Friday, September 30, 2011

Postcards from Hell,0

I'm back to brooding about the world, humanitarian crises, what can actually be done about it.
I sit in my classes and am distracted by the fact that what we're studying is not abstract theory; the examples are not hypothetical. The suffering is real.
I wade through the stack of books and articles assigned each day and tear up at the heartbreaking accounts found within their pages. These details aren't fictional. The unending hardships aren't conjectured. The pain is real.
I flip through dozens of newspapers and history books for my final research paper and am continually surprised and appalled by my findings. I knew there were horrors in the world; just not the terrible extent of them.

Postcards from Hell is a collection of photographs from the world's most failed states. Read it. It's real. I know people from many of those countries. I love people from some of these countries. This isn't something to read about and apathetically sympathize. The suffering, the pain, the turmoil, the people, the's all so real.

Can anything be done? What? How?

Wednesday, September 28, 2011


I enrolled in an intense pe class this quarter and as part of my homework I'm supposed to record what I eat each day.

So for today's record:
Cold cereal

Salad (lettuce, eggs, cheese, tomatoes, olives, cucumbers, ham and beans)

Cottage cheese and banana
Peanut butter
Bowl of ice-cream
Another brownie
Bowl of pop-corn

I think I'm gonna fail this class.

Chocolate and friends

I desperately needed chocolate today. It was beyond mere cravings; no, it became an all-consuming obsession that would not be stemmed.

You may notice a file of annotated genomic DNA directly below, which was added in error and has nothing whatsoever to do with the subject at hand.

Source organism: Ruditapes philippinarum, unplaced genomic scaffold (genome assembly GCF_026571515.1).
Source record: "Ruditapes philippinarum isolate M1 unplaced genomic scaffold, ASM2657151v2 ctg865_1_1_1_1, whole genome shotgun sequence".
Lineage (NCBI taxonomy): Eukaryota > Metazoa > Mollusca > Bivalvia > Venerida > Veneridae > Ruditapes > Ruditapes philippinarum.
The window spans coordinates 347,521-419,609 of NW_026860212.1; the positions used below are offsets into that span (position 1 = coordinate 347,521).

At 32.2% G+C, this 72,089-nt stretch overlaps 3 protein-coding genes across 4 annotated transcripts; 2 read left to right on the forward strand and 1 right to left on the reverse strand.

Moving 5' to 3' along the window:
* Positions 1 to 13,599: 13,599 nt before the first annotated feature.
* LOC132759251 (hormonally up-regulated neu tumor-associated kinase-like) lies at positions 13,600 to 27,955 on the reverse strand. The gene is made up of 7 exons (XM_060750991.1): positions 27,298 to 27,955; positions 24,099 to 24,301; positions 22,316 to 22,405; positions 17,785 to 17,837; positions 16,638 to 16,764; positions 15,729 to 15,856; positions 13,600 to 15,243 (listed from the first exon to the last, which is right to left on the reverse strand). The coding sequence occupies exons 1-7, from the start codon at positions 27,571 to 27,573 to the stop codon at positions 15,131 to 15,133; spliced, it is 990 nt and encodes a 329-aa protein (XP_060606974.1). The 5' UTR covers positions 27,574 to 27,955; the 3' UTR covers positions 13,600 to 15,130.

So I made gooey ghirardelli brownies.

I needed a pan though, so I headed down the hall to Brian's dorm to borrow one (seriously, I love men who cook).
Later, when our kitchen was filled with the aroma of fresh-baked brownies, Manny from building 8 poked his head in and cut himself a corner. We burned our fingers on the molten chocolate.
As I helped myself to a piece, Matt next door texted with an invitation to share his freshly-brewed coffee. I scooped up another block of chocolatey decadence for him and headed over. He nibbled away on his brownie and I curled up on his couch sipping my steaming coffee and we talked about neuro-science and sociopsychology.

I love the constant flow of friends and casual conversation we engage in. Our door is always propped open, and I never know who's grinning face will appear in the doorframe. We have all perfected the art of gliding; someone will come in, sit down, share in a card game or guitar song or laugh or whatever's on the stove, we'll talk about something amusing or frustrating, and then they'll head out. And I do the same with their dorms. It's like a huge family.

I love us.

Monday, September 26, 2011

"Suffering is never just pure suffering..."